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dc.contributor.authorStead, Mark B.
dc.date.accessioned2014-03-04T20:25:17Z
dc.date.available2014-03-04T20:25:17Z
dc.date.issued2011-12
dc.identifier.otherstead_mark_b_201112_phd
dc.identifier.urihttp://purl.galileo.usg.edu/uga_etd/stead_mark_b_201112_phd
dc.identifier.urihttp://hdl.handle.net/10724/27825
dc.description.abstractThe maintenance of homeostasis in Escherichia coli is complex. One aspect of control that is often overlooked is post-transcriptional regulation, which is often mediated by ribonucleases that can either destroy or stabilize an RNA species. The work described in this thesis examines the role of ribonucleases both in the control of gene expression and in the processing of ribosomal RNA. During the course of this work, it also became apparent that the RNA extraction methods currently being used for these analyses were not adequate. Accordingly a superior, novel method of extracting RNA was devised. We analyzed the in vivo roles of two endoribonucleases (RNase E and RNase III) using tiling microarrays and demonstrated that both enzymes have considerably larger roles in gene expression than previously envisioned. In fact, we found that RNase E affects ~75% of small RNAs and RNase III affects greater than ten-fold more RNAs than previously thought. In addition, over 300 potentially novel genes were identified, along with the first demonstrated evidence of RNase III cleavage within a protein coding sequence in E. coli. After working on transcriptome-wide gene expression analyses, we realized that no RNA extraction method resulted in the quantitative recovery of all RNA species present in the cell. In fact, we demonstrated that with the most commonly used commercial RNA extraction kits, RNA was selectively lost based on molecule size with some kits retaining only larger species, and some only small species. To circumvent this problem, we developed a very simple, cost-effective RNA extraction method that yields quantitative recovery of nearly 100% of RNA species in the cell, regardless of size, in a little as 15 minutes. This work has also attempted to address long standing knowledge-gaps in the processing of ribosomal RNA, as the enzymes involved in many of the processing steps remain unidentified. While this work remains unfinished, we have constructed the tools required for the analysis of these processing steps and formed the foundation of future work which will resolve the processing pathway involved in ribosomal RNA maturation in E. coli.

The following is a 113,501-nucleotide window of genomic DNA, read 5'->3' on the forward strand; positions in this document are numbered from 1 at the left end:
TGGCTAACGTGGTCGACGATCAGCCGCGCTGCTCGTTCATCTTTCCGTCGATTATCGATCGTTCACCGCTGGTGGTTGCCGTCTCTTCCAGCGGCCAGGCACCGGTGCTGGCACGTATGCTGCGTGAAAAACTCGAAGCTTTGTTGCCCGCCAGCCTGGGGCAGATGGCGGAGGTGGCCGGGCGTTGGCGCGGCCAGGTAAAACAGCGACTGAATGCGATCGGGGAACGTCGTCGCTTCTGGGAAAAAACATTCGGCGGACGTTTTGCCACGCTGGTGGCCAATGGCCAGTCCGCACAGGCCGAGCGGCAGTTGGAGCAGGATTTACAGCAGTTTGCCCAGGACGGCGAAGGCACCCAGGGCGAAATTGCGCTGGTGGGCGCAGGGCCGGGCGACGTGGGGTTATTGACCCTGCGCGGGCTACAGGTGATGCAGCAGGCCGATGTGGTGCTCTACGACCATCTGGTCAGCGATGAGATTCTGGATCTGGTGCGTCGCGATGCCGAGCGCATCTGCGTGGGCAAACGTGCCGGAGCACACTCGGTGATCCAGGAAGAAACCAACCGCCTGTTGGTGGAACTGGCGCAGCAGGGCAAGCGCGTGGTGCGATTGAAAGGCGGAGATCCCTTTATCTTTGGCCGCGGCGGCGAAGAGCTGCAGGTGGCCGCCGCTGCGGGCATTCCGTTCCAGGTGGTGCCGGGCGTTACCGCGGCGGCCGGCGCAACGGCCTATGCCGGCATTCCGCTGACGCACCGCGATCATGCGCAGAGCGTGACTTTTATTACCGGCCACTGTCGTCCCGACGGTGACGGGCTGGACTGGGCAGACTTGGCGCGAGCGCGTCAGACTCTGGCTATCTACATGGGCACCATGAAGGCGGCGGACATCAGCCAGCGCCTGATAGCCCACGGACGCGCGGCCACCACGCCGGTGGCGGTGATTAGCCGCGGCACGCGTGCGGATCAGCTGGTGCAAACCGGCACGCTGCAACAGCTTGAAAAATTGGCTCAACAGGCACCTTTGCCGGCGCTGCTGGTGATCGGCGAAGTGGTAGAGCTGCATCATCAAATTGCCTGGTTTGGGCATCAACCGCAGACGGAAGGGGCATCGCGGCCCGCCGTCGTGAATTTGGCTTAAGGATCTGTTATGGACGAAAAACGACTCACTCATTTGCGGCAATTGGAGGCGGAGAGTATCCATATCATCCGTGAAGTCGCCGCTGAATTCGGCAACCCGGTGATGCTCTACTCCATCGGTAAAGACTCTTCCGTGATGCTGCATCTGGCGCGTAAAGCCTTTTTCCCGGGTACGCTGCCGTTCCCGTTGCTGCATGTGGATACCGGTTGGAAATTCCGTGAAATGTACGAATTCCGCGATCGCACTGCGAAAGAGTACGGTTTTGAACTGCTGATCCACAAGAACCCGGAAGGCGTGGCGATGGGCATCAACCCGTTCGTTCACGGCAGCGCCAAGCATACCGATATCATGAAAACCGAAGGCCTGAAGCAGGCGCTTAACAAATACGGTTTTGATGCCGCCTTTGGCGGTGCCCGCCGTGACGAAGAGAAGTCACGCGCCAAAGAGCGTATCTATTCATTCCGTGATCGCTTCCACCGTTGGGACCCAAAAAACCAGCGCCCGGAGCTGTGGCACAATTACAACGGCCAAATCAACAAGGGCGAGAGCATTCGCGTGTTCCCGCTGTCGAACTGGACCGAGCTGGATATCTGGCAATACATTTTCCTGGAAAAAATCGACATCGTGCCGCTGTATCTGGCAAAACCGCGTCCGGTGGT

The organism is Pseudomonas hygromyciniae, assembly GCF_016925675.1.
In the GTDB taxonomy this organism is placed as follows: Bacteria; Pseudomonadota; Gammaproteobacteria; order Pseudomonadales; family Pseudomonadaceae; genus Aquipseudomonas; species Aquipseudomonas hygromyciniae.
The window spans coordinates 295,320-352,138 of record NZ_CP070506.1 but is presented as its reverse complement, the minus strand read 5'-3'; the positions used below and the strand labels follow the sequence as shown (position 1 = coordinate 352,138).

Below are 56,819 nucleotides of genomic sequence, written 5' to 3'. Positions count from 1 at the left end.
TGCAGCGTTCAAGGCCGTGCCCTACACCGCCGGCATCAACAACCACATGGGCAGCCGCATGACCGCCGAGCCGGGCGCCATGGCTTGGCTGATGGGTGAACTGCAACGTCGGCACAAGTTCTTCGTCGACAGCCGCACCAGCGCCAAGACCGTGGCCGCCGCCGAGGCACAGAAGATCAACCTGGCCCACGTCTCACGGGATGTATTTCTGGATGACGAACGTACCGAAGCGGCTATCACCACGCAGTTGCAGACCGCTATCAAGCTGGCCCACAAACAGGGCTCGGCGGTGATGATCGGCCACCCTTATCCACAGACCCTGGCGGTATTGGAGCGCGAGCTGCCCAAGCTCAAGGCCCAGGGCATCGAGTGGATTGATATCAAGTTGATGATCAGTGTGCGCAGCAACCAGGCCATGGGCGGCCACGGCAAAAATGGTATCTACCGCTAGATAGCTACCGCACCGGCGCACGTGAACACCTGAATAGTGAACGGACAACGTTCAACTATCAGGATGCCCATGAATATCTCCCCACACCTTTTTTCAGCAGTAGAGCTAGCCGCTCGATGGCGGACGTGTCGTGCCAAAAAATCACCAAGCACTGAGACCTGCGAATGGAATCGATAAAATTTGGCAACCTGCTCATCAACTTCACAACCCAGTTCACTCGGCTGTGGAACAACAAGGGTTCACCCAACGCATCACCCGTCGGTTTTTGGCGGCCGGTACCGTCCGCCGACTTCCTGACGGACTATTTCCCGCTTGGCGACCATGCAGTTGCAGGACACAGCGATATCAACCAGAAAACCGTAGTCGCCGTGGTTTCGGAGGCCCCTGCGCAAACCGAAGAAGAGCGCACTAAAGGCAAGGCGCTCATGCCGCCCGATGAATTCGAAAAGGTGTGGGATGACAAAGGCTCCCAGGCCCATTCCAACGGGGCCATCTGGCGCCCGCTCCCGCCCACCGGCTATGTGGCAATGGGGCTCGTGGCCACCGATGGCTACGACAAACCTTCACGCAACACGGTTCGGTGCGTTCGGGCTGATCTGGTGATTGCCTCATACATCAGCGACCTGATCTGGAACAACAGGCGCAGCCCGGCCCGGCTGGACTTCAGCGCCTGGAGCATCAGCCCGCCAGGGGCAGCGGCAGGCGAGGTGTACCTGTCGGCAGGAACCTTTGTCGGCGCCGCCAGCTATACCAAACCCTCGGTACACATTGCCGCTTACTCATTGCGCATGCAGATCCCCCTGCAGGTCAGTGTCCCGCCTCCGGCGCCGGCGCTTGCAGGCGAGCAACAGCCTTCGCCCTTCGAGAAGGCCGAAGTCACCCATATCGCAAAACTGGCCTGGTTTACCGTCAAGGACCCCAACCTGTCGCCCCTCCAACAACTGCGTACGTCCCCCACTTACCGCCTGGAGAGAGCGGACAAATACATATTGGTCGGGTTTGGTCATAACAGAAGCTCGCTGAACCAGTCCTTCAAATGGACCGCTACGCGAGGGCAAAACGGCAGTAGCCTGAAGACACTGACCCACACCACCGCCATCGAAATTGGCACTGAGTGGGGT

dc.languageeng
dc.publisheruga
dc.rightspublic
dc.subjectRNase E
dc.subjectRNase III
dc.subjectRNA processing
dc.subjectmethods
dc.subjectEscherichia coli
dc.titleAnalyses of RNA in Escherichia coli
dc.title.alternativefrom genome-wide RNA processing, to the analysis of individual operons, and the methods in between
dc.typeDissertation
dc.description.degreePhD
dc.description.departmentGenetics
dc.description.majorGenetics
dc.description.advisorSidney Kushner
dc.description.committeeSidney Kushner
dc.description.committeeRichard Meagher
dc.description.committeeMichael McEachern
dc.description.committeeAnna Karls
dc.description.committeeClaiborne Glover


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